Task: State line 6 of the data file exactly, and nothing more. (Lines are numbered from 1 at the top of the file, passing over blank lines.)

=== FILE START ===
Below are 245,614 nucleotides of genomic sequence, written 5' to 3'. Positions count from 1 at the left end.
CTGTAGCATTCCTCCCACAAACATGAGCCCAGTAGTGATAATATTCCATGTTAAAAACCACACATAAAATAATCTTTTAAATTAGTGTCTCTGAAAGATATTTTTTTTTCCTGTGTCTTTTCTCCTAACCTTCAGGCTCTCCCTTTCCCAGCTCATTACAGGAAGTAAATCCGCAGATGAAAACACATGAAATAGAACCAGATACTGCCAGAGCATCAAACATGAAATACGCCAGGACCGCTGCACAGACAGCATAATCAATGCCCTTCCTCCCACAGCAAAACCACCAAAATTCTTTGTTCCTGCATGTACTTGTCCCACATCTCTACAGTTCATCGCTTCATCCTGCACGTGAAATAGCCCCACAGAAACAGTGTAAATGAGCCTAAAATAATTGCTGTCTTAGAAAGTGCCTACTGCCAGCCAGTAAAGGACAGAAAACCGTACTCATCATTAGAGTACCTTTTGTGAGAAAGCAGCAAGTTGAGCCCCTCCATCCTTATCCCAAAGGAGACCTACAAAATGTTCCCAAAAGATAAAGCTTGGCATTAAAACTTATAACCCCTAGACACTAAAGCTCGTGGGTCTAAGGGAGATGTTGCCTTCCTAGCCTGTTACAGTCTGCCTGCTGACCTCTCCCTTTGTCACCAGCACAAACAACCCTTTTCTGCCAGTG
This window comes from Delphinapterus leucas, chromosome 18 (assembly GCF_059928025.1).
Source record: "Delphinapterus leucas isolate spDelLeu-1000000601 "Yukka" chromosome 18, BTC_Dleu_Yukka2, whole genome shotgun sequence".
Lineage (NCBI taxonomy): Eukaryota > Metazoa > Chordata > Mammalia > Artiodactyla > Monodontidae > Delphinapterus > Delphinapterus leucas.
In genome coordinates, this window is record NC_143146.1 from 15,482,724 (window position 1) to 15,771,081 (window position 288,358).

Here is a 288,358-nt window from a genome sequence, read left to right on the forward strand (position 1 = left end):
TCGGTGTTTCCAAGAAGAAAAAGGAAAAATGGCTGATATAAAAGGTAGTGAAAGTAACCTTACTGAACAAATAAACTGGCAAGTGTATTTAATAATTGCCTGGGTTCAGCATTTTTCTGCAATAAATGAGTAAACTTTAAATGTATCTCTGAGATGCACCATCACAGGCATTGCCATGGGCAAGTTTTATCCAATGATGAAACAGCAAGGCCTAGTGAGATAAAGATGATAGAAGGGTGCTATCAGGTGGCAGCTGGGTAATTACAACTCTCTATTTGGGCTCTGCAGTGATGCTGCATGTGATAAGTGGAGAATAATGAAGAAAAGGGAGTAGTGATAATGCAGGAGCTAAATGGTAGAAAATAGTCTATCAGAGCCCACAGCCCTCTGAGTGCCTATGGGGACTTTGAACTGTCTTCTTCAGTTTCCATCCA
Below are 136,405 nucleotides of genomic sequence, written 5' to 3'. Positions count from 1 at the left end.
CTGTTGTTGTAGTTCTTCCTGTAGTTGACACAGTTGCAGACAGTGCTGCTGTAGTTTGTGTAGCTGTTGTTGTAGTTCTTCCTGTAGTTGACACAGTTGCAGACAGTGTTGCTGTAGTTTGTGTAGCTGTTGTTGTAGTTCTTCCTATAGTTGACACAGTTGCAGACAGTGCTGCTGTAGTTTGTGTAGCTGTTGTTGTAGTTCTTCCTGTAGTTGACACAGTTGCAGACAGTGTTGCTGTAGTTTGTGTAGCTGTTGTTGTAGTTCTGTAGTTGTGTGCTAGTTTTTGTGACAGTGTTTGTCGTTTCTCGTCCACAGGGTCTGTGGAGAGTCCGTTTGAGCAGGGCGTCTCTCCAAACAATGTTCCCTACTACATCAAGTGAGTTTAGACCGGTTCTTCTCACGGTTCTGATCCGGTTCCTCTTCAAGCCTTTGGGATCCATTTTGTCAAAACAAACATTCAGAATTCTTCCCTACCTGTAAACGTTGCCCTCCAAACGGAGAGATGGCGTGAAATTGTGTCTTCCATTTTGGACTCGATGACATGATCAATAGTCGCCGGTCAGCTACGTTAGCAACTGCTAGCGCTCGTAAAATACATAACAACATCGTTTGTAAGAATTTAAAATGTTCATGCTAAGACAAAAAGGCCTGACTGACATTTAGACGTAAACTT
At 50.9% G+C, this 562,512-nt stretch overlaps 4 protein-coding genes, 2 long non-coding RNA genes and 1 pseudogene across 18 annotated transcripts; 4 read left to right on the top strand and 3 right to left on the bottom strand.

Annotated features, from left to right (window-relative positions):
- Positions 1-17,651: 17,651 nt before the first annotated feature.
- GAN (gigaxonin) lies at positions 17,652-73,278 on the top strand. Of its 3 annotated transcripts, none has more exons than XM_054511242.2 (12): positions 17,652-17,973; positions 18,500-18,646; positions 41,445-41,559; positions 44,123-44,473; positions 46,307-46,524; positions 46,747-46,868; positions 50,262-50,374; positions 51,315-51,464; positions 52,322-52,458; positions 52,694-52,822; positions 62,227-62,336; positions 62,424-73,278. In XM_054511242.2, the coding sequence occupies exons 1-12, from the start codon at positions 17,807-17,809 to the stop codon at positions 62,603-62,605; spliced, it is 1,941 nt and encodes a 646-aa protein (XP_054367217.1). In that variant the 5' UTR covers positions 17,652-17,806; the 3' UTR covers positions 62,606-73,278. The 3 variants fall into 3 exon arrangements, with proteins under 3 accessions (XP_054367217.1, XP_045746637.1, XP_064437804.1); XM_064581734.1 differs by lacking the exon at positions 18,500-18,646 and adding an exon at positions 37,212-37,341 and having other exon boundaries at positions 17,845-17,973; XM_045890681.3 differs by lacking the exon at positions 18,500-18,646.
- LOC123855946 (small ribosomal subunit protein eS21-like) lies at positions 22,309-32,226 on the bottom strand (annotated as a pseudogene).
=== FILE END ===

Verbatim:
In genome coordinates, this window is record NC_143146.1 from 15,482,724 (window position 1) to 15,771,081 (window position 288,358).